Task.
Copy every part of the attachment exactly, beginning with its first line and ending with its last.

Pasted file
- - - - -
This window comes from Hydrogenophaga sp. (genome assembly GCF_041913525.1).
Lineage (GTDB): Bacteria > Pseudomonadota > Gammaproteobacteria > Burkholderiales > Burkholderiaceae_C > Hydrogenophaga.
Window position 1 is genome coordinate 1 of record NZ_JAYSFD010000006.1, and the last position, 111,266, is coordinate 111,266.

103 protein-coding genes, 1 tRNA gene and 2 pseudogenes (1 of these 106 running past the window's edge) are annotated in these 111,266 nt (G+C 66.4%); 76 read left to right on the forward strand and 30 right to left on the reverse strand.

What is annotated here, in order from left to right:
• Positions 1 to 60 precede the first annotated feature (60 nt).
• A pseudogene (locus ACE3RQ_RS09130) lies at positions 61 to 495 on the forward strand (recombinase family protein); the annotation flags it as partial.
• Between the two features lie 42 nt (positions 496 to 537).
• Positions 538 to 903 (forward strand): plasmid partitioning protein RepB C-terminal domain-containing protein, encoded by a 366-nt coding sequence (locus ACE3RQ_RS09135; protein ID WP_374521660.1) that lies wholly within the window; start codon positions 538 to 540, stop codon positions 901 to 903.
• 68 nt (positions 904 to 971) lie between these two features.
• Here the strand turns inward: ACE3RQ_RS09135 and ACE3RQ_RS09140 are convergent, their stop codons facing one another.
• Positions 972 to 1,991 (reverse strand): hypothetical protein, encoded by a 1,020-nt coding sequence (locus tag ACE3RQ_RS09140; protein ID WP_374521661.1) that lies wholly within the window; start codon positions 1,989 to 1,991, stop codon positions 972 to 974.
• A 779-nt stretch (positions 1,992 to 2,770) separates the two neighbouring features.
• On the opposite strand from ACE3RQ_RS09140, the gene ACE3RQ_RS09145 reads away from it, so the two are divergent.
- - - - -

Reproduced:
This window comes from Hydrogenophaga sp. (genome assembly GCF_041913525.1).
Lineage (GTDB): Bacteria > Pseudomonadota > Gammaproteobacteria > Burkholderiales > Burkholderiaceae_C > Hydrogenophaga.
Window position 1 is genome coordinate 1 of record NZ_JAYSFD010000006.1, and the last position, 111,266, is coordinate 111,266.

103 protein-coding genes, 1 tRNA gene and 2 pseudogenes (1 of these 106 running past the window's edge) are annotated in these 111,266 nt (G+C 66.4%); 76 read left to right on the forward strand and 30 right to left on the reverse strand.

What is annotated here, in order from left to right:
• Positions 1 to 60 precede the first annotated feature (60 nt).
• A pseudogene (locus ACE3RQ_RS09130) lies at positions 61 to 495 on the forward strand (recombinase family protein); the annotation flags it as partial.
• Between the two features lie 42 nt (positions 496 to 537).
• Positions 538 to 903 (forward strand): plasmid partitioning protein RepB C-terminal domain-containing protein, encoded by a 366-nt coding sequence (locus ACE3RQ_RS09135; protein ID WP_374521660.1) that lies wholly within the window; start codon positions 538 to 540, stop codon positions 901 to 903.
• 68 nt (positions 904 to 971) lie between these two features.
• Here the strand turns inward: ACE3RQ_RS09135 and ACE3RQ_RS09140 are convergent, their stop codons facing one another.
• Positions 972 to 1,991 (reverse strand): hypothetical protein, encoded by a 1,020-nt coding sequence (locus tag ACE3RQ_RS09140; protein ID WP_374521661.1) that lies wholly within the window; start codon positions 1,989 to 1,991, stop codon positions 972 to 974.
• A 779-nt stretch (positions 1,992 to 2,770) separates the two neighbouring features.
• On the opposite strand from ACE3RQ_RS09140, the gene ACE3RQ_RS09145 reads away from it, so the two are divergent.